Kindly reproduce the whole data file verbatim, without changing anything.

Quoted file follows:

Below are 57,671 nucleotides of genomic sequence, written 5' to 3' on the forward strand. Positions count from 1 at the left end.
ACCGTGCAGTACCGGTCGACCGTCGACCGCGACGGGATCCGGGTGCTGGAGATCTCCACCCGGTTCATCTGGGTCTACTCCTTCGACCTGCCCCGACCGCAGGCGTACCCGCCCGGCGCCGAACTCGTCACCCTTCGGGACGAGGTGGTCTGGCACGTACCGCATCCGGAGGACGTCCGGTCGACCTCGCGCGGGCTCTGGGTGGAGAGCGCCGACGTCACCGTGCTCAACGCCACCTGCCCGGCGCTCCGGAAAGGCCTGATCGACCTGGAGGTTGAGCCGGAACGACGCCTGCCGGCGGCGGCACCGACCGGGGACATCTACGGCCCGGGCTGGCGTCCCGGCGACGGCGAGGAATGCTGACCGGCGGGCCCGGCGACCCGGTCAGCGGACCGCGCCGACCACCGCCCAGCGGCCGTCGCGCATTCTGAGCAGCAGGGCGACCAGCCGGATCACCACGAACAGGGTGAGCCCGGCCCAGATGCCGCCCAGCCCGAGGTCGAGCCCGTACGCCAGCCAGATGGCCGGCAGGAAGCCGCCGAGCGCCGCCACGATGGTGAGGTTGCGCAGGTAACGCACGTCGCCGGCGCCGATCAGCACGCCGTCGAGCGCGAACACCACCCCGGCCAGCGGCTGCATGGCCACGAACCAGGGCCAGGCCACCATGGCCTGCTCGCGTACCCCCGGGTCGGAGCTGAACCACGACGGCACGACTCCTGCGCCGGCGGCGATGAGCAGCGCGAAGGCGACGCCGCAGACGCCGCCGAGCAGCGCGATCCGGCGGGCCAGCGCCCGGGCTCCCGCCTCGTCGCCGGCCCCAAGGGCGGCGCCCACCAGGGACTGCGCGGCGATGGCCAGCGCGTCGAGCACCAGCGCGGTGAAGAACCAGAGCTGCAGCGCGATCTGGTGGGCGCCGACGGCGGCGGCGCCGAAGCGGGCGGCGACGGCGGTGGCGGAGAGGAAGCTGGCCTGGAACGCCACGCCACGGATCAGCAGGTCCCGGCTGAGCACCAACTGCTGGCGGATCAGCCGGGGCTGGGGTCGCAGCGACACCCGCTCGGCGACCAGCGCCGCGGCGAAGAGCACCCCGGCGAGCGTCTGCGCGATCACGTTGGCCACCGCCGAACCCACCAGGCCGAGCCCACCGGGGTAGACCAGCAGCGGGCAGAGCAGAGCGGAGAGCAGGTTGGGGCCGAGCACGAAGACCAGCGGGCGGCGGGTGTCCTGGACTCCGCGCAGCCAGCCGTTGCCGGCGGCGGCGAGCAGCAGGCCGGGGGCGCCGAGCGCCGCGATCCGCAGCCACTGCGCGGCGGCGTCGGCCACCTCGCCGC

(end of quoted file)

Below are 57,671 nucleotides of genomic sequence, written 5' to 3' on the forward strand. Positions count from 1 at the left end.
ACCGTGCAGTACCGGTCGACCGTCGACCGCGACGGGATCCGGGTGCTGGAGATCTCCACCCGGTTCATCTGGGTCTACTCCTTCGACCTGCCCCGACCGCAGGCGTACCCGCCCGGCGCCGAACTCGTCACCCTTCGGGACGAGGTGGTCTGGCACGTACCGCATCCGGAGGACGTCCGGTCGACCTCGCGCGGGCTCTGGGTGGAGAGCGCCGACGTCACCGTGCTCAACGCCACCTGCCCGGCGCTCCGGAAAGGCCTGATCGACCTGGAGGTTGAGCCGGAACGACGCCTGCCGGCGGCGGCACCGACCGGGGACATCTACGGCCCGGGCTGGCGTCCCGGCGACGGCGAGGAATGCTGACCGGCGGGCCCGGCGACCCGGTCAGCGGACCGCGCCGACCACCGCCCAGCGGCCGTCGCGCATTCTGAGCAGCAGGGCGACCAGCCGGATCACCACGAACAGGGTGAGCCCGGCCCAGATGCCGCCCAGCCCGAGGTCGAGCCCGTACGCCAGCCAGATGGCCGGCAGGAAGCCGCCGAGCGCCGCCACGATGGTGAGGTTGCGCAGGTAACGCACGTCGCCGGCGCCGATCAGCACGCCGTCGAGCGCGAACACCACCCCGGCCAGCGGCTGCATGGCCACGAACCAGGGCCAGGCCACCATGGCCTGCTCGCGTACCCCCGGGTCGGAGCTGAACCACGACGGCACGACTCCTGCGCCGGCGGCGATGAGCAGCGCGAAGGCGACGCCGCAGACGCCGCCGAGCAGCGCGATCCGGCGGGCCAGCGCCCGGGCTCCCGCCTCGTCGCCGGCCCCAAGGGCGGCGCCCACCAGGGACTGCGCGGCGATGGCCAGCGCGTCGAGCACCAGCGCGGTGAAGAACCAGAGCTGCAGCGCGATCTGGTGGGCGCCGACGGCGGCGGCGCCGAAGCGGGCGGCGACGGCGGTGGCGGAGAGGAAGCTGGCCTGGAACGCCACGCCACGGATCAGCAGGTCCCGGCTGAGCACCAACTGCTGGCGGATCAGCCGGGGCTGGGGTCGCAGCGACACCCGCTCGGCGACCAGCGCCGCGGCGAAGAGCACCCCGGCGAGCGTCTGCGCGATCACGTTGGCCACCGCCGAACCCACCAGGCCGAGCCCACCGGGGTAGACCAGCAGCGGGCAGAGCAGAGCGGAGAGCAGGTTGGGGCCGAGCACGAAGACCAGCGGGCGGCGGGTGTCCTGGACTCCGCGCAGCCAGCCGTTGCCGGCGGCGGCGAGCAGCAGGCCGGGGGCGCCGAGCGCCGCGATCCGCAGCCACTGCGCGGCGGCGTCGGCCACCTCGCCGC